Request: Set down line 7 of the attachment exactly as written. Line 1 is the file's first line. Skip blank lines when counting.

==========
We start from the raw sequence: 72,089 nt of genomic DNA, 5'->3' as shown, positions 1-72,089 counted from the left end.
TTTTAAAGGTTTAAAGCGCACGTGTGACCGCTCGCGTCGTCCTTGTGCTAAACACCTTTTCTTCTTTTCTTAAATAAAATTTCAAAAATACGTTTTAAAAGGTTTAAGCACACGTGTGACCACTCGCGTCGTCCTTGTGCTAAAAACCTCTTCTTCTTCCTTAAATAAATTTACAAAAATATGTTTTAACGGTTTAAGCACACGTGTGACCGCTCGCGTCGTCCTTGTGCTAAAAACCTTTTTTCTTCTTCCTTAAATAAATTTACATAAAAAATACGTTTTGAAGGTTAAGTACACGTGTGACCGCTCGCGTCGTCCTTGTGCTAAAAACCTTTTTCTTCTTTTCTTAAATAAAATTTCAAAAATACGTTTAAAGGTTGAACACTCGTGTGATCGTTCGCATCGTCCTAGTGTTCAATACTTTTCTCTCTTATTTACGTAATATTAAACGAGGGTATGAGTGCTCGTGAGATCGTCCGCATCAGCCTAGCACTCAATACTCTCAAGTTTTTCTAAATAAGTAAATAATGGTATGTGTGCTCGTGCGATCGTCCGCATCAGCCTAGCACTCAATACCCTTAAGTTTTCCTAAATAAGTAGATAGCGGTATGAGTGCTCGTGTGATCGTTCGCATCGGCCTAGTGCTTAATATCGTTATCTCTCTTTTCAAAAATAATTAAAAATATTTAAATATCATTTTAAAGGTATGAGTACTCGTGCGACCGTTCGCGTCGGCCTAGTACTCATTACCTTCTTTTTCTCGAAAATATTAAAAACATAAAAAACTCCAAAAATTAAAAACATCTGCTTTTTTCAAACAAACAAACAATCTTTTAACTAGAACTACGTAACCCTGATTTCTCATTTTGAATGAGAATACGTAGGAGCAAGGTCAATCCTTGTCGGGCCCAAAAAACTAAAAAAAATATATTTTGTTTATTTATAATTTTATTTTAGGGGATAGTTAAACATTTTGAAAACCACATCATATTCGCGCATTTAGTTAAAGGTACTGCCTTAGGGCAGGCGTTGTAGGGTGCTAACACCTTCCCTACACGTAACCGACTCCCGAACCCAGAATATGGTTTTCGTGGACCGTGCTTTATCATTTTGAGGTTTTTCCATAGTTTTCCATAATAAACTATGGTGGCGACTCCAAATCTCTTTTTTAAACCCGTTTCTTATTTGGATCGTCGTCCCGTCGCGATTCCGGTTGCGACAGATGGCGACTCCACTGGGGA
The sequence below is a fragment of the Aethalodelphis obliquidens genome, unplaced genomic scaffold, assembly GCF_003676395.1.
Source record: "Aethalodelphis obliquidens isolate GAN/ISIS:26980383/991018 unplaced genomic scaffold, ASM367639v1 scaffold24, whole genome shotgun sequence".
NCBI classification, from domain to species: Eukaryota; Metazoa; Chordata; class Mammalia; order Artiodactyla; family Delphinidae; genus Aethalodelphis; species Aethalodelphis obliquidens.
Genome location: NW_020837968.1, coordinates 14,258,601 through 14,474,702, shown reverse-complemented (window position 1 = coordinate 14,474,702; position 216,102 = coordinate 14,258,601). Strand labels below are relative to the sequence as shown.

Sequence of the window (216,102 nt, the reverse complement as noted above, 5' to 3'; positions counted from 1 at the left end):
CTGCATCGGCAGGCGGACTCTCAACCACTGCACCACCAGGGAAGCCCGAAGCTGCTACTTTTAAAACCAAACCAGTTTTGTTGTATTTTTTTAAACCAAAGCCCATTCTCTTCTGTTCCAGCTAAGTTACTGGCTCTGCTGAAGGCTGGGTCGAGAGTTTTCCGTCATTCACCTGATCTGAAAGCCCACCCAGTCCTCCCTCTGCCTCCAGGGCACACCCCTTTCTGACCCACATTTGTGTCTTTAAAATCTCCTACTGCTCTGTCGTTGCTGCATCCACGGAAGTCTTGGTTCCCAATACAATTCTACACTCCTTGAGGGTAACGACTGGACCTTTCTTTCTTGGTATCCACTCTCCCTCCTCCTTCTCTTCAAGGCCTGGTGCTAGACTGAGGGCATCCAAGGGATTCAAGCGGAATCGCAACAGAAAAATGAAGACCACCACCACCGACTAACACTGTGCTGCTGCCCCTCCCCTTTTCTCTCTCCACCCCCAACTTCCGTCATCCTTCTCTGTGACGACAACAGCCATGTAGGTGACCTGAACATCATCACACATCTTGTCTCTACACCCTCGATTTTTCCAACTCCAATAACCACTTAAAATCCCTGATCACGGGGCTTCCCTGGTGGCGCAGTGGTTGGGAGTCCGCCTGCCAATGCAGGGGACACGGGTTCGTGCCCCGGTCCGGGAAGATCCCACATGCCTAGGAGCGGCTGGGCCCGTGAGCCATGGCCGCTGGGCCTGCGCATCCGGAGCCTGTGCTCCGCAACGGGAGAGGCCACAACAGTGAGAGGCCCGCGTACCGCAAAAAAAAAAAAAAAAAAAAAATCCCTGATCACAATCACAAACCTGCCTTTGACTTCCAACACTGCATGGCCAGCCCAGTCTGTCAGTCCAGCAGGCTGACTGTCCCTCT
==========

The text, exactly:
Sequence of the window (216,102 nt, the reverse complement as noted above, 5' to 3'; positions counted from 1 at the left end):